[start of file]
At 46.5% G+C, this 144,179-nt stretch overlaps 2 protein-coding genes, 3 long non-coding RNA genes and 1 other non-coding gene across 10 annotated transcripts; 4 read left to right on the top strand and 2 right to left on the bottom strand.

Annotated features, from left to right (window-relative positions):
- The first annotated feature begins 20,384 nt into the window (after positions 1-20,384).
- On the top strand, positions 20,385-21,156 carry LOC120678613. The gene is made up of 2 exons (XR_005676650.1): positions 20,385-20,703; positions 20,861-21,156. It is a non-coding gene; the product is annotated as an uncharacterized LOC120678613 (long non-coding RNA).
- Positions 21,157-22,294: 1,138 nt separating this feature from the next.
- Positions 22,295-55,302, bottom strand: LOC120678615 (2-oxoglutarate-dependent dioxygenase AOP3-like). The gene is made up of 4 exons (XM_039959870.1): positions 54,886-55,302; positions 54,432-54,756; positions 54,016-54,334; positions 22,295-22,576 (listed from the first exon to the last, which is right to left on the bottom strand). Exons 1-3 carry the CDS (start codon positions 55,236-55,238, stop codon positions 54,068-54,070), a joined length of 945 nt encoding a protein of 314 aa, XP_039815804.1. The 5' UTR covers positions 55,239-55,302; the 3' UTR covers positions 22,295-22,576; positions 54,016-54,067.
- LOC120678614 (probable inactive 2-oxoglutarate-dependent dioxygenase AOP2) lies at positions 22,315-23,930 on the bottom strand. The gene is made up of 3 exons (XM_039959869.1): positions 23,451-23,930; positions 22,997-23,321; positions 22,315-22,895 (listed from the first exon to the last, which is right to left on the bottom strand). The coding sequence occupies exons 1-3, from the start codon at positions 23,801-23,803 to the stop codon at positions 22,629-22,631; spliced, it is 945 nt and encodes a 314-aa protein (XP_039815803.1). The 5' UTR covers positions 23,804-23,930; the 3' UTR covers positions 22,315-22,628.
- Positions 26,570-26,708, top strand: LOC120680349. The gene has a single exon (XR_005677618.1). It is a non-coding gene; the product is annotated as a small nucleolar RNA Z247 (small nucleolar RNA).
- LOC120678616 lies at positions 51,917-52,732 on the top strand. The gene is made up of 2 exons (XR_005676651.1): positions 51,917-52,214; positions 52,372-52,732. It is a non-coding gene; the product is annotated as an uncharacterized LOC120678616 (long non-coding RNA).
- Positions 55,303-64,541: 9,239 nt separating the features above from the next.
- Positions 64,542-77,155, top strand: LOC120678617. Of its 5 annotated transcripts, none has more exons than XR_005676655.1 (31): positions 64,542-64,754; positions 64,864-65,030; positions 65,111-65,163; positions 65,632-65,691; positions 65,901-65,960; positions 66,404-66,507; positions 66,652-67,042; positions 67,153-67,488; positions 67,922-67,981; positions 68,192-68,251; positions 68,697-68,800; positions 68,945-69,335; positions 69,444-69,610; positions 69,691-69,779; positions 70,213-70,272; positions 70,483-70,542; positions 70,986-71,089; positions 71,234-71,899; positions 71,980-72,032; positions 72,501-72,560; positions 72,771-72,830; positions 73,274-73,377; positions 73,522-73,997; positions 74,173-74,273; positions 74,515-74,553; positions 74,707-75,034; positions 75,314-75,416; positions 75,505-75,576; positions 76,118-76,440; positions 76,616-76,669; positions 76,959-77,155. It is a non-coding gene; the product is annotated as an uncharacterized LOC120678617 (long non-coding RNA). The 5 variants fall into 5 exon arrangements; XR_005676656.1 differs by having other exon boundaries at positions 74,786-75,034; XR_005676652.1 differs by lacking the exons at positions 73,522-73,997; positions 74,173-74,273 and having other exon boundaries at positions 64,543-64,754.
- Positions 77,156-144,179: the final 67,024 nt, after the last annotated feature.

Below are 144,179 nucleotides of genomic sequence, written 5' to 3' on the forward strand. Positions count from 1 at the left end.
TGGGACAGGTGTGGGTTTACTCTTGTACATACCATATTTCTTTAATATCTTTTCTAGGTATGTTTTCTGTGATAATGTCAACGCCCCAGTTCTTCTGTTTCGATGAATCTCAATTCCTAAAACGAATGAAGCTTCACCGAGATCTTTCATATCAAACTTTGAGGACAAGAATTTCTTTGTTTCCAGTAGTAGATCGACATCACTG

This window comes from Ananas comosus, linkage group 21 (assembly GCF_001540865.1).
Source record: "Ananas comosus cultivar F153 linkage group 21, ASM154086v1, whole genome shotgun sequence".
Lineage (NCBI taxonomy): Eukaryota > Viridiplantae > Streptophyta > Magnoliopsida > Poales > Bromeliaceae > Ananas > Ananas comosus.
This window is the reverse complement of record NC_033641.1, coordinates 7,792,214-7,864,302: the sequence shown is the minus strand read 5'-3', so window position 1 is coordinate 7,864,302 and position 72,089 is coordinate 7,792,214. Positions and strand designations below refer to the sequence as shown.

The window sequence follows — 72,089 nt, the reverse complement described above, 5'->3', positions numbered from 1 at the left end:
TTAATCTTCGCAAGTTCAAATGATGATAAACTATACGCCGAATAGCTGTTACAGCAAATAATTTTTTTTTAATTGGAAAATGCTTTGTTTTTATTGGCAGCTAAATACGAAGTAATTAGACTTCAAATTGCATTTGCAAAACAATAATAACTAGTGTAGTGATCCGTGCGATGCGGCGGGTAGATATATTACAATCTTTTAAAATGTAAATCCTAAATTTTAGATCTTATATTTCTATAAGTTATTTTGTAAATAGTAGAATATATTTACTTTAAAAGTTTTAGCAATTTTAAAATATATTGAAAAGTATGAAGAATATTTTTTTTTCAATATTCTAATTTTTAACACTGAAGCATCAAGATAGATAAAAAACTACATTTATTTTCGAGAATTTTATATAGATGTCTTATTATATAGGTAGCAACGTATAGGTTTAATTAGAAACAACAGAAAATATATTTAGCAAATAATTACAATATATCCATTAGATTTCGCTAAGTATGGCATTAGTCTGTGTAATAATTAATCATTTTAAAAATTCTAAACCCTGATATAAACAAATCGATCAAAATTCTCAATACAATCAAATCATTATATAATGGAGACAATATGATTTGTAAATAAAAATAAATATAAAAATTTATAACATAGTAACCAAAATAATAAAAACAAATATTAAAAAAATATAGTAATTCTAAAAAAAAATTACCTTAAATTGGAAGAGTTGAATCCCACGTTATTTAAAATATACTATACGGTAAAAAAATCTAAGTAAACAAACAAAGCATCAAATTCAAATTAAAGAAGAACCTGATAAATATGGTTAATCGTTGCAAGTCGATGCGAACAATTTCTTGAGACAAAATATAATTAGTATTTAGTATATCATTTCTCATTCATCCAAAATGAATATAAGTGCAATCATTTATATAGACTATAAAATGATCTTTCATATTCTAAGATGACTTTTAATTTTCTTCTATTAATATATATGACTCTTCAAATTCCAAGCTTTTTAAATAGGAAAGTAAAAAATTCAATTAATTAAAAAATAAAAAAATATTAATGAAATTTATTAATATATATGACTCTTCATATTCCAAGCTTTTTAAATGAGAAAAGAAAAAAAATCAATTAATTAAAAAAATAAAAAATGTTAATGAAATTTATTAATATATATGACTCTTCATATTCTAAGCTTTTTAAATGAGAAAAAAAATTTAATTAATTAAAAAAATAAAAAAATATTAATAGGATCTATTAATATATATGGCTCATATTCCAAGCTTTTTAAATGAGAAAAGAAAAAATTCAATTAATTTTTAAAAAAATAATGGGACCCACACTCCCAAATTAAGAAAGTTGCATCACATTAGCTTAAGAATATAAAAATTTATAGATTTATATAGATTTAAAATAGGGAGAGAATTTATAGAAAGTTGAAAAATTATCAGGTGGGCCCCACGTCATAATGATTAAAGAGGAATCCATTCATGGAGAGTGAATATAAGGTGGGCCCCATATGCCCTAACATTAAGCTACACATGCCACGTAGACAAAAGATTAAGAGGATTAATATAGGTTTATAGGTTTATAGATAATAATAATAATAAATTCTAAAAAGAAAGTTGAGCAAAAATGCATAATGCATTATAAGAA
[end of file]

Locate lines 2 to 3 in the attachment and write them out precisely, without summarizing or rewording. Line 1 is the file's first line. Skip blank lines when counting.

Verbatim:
Annotated features, from left to right (window-relative positions):
- The first annotated feature begins 20,384 nt into the window (after positions 1-20,384).